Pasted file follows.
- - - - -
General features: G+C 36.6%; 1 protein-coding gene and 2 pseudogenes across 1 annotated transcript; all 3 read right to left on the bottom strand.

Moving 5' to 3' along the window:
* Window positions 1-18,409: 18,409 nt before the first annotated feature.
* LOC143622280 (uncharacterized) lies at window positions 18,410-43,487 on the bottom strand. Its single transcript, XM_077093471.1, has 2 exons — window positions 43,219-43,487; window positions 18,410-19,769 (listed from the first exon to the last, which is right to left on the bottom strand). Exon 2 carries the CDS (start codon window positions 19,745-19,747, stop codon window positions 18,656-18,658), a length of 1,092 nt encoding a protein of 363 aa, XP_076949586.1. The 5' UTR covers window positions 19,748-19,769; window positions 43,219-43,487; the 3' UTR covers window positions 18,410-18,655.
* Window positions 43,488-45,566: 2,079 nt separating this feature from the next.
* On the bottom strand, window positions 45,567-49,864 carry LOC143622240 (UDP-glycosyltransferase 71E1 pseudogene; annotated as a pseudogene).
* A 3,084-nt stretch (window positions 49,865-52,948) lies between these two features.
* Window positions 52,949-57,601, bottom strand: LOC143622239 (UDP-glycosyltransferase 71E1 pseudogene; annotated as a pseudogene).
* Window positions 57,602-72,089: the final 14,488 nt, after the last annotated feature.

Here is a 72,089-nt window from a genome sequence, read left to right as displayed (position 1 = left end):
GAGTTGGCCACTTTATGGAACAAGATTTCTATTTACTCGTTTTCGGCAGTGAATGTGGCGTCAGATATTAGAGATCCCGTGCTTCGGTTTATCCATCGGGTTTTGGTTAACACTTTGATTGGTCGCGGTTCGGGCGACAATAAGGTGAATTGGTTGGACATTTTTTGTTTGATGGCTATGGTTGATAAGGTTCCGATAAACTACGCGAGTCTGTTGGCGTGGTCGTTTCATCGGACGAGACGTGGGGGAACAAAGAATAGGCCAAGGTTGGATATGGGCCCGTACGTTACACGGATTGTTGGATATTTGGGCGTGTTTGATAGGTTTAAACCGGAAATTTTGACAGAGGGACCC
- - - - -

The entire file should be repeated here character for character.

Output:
General features: G+C 36.6%; 1 protein-coding gene and 2 pseudogenes across 1 annotated transcript; all 3 read right to left on the bottom strand.

Moving 5' to 3' along the window:
* Window positions 1-18,409: 18,409 nt before the first annotated feature.
* LOC143622280 (uncharacterized) lies at window positions 18,410-43,487 on the bottom strand. Its single transcript, XM_077093471.1, has 2 exons — window positions 43,219-43,487; window positions 18,410-19,769 (listed from the first exon to the last, which is right to left on the bottom strand). Exon 2 carries the CDS (start codon window positions 19,745-19,747, stop codon window positions 18,656-18,658), a length of 1,092 nt encoding a protein of 363 aa, XP_076949586.1. The 5' UTR covers window positions 19,748-19,769; window positions 43,219-43,487; the 3' UTR covers window positions 18,410-18,655.
* Window positions 43,488-45,566: 2,079 nt separating this feature from the next.
* On the bottom strand, window positions 45,567-49,864 carry LOC143622240 (UDP-glycosyltransferase 71E1 pseudogene; annotated as a pseudogene).
* A 3,084-nt stretch (window positions 49,865-52,948) lies between these two features.
* Window positions 52,949-57,601, bottom strand: LOC143622239 (UDP-glycosyltransferase 71E1 pseudogene; annotated as a pseudogene).
* Window positions 57,602-72,089: the final 14,488 nt, after the last annotated feature.

Here is a 72,089-nt window from a genome sequence, read left to right as displayed (position 1 = left end):
GAGTTGGCCACTTTATGGAACAAGATTTCTATTTACTCGTTTTCGGCAGTGAATGTGGCGTCAGATATTAGAGATCCCGTGCTTCGGTTTATCCATCGGGTTTTGGTTAACACTTTGATTGGTCGCGGTTCGGGCGACAATAAGGTGAATTGGTTGGACATTTTTTGTTTGATGGCTATGGTTGATAAGGTTCCGATAAACTACGCGAGTCTGTTGGCGTGGTCGTTTCATCGGACGAGACGTGGGGGAACAAAGAATAGGCCAAGGTTGGATATGGGCCCGTACGTTACACGGATTGTTGGATATTTGGGCGTGTTTGATAGGTTTAAACCGGAAATTTTGACAGAGGGACCC